This year’s National Schools Film Week drew more than half a million pupils and has drawn praise from Culture Minister Ed Vaizey.
The UK event, run by film industry-funded organisation Film Education, saw attendance rise 14% on last year and notched up 538,468 attendances from children of primary and secondary school age.
Ed Vaizey, Minister for Culture, Communications and Creative Industries, said: “National Schools Film Week is an excellent way of helping young people engage with great cinema and I am very pleased it has had such a successful year.”
A programme of films screenings and talks was held across 530 cinemas – 71% of all UK cinemas –and hosted pupils from 4,165 schools from Oct 15-26.
A total of 180 films were screened and included Mike Newell’s Great Expectations, Lynne Ramsay’s We Need to Talk About Kevin, Pedro Almodovar’s The Skin I Live In and Michel Hazanavicius’ The Artist.
Figures from Film Education reveal that it was the first visit to the cinema for 15% of the schoolchildren.
Now in its 17th year, the event aims to give pupils the experience of seeing a film in the cinema accompanied by talks from film-makers, cinema managers, education officers and academics.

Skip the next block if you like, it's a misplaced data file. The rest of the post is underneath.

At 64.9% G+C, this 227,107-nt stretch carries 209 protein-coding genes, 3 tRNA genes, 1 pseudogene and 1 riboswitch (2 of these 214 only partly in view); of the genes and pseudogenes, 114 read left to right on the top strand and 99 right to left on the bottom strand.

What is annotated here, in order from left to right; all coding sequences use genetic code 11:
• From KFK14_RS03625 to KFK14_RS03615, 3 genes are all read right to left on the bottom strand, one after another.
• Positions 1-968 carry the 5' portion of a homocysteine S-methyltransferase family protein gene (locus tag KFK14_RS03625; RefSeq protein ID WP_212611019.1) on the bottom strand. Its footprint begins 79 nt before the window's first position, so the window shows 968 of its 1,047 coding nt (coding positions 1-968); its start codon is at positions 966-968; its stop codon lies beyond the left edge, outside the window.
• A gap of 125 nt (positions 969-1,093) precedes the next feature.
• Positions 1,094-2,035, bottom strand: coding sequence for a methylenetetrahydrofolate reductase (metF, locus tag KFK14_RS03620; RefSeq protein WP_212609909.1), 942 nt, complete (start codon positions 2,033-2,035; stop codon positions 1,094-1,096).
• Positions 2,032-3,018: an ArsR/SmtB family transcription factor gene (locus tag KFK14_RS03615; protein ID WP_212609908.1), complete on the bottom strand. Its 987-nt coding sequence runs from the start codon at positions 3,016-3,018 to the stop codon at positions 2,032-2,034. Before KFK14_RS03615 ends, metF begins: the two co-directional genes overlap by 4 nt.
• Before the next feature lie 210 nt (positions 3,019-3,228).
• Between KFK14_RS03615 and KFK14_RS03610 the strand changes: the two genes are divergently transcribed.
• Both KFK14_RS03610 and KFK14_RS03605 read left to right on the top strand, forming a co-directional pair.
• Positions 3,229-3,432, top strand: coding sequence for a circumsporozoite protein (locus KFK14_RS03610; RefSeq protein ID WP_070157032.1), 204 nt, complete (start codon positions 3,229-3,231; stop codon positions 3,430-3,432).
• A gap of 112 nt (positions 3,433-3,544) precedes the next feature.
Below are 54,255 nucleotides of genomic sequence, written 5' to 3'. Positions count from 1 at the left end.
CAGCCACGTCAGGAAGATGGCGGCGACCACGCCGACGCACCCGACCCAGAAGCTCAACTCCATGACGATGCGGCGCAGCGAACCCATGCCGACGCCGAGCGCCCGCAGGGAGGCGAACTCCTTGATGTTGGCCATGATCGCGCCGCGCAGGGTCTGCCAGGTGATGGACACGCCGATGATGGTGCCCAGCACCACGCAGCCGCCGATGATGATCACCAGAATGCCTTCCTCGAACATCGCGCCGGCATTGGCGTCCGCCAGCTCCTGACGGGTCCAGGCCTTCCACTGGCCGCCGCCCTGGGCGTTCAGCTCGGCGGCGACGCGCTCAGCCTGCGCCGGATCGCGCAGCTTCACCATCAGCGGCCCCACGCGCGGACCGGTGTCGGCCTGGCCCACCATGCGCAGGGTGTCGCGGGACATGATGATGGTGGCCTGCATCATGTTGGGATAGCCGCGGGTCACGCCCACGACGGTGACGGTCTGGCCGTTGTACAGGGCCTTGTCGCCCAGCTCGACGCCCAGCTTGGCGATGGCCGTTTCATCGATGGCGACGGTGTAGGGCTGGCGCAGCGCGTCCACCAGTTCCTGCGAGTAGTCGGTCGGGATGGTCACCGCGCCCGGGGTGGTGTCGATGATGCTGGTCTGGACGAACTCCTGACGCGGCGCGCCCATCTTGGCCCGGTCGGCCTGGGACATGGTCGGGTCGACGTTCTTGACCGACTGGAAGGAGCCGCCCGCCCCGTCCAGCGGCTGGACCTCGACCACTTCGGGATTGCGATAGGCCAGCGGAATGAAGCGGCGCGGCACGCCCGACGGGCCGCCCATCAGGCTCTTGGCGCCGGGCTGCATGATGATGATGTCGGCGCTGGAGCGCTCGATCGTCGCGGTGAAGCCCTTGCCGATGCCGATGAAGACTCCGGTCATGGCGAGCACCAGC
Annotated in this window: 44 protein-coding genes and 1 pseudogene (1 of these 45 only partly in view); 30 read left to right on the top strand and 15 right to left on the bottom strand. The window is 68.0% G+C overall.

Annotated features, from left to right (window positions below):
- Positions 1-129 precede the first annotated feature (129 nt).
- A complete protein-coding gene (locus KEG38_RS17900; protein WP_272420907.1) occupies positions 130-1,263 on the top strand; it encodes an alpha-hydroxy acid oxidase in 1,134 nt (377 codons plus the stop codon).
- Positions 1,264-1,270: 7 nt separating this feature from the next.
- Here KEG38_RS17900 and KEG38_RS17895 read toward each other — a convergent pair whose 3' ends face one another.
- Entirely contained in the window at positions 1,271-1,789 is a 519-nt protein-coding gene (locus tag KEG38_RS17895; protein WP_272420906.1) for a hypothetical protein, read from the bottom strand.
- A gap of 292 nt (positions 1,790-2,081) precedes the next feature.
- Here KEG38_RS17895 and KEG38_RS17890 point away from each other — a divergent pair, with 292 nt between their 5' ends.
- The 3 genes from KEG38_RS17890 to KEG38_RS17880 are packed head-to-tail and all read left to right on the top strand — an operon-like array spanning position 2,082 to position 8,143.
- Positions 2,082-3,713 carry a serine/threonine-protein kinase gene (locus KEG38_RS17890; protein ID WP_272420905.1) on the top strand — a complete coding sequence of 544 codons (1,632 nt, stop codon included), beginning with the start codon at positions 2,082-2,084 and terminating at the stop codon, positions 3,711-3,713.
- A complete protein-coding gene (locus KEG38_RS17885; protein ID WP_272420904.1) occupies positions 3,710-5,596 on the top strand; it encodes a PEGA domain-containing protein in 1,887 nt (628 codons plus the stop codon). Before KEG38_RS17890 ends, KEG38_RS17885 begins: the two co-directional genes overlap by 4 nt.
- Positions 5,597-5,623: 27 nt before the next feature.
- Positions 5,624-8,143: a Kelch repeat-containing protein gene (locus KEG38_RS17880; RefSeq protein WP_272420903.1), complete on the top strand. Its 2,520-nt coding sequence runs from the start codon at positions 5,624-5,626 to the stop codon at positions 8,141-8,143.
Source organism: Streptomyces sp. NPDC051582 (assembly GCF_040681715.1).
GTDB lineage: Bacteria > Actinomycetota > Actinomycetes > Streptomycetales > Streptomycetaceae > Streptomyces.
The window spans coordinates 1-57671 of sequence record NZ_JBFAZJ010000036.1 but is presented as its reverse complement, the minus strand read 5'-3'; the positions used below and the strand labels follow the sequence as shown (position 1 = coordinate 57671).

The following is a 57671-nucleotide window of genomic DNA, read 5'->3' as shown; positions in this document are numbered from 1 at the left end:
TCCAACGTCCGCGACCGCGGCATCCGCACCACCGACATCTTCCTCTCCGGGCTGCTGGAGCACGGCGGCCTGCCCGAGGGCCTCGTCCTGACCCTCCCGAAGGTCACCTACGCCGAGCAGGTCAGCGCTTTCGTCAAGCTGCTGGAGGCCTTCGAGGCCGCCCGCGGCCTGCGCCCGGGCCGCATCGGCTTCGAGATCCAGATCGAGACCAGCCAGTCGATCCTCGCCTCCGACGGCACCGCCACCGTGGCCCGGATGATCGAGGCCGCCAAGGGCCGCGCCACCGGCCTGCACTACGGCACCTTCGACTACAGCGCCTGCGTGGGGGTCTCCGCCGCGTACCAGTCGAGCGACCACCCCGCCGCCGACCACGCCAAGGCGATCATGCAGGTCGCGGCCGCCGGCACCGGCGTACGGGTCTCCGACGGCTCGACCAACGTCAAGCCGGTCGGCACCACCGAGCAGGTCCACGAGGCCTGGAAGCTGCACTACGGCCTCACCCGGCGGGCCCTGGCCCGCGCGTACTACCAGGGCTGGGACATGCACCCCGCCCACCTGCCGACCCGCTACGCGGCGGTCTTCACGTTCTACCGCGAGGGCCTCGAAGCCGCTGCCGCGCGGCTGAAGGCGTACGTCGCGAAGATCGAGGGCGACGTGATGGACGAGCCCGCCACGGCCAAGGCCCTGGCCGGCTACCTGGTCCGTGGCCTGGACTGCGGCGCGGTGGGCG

These included events with writer Michael Morpugo (Private Peaceful, War Horse) and film-makers Mike Newell and Allison Abbate (Frankenweenie).
The film week featured 177 supporting events for both schoolchildren and teachers, offering access to an online library of resources linked directly to the curriculum.
In addition, new partnerships struck by Film Education with Film Africa and the British Federation of Film Societies (BFFS) offered screenings of Cilia Sawagodo’s animated Tree of Spirits. BFFS brought community cinemas and film societies into the programme to increase the opportunities for children to take part.
James Lennox, managing director of Film Education, said: “Film plays a central role in formal and informal education for young people today helping them to learn more about the world we live in and also has direct links to curriculum subjects.
“The growth of National Schools Film Week, which is an important part of the work that Film Education undertakes year round with schools, underlines how valuable teachers feel it is for children to learn about and from film, and for the film industry offering the opportunity to young audiences to experience a wider range of film is vital.”
Nick Walker, festival director of National Schools Film Week, added that the event “raises awareness among teaching professionals of using film in the curriculum”.
“In setting up the programme we talk to teachers in order to screen films, host discussions and provide online resources that fit with their curriculum needs, and as a result we show a wide range of films – British, American studio and independent, European and World Cinema.”
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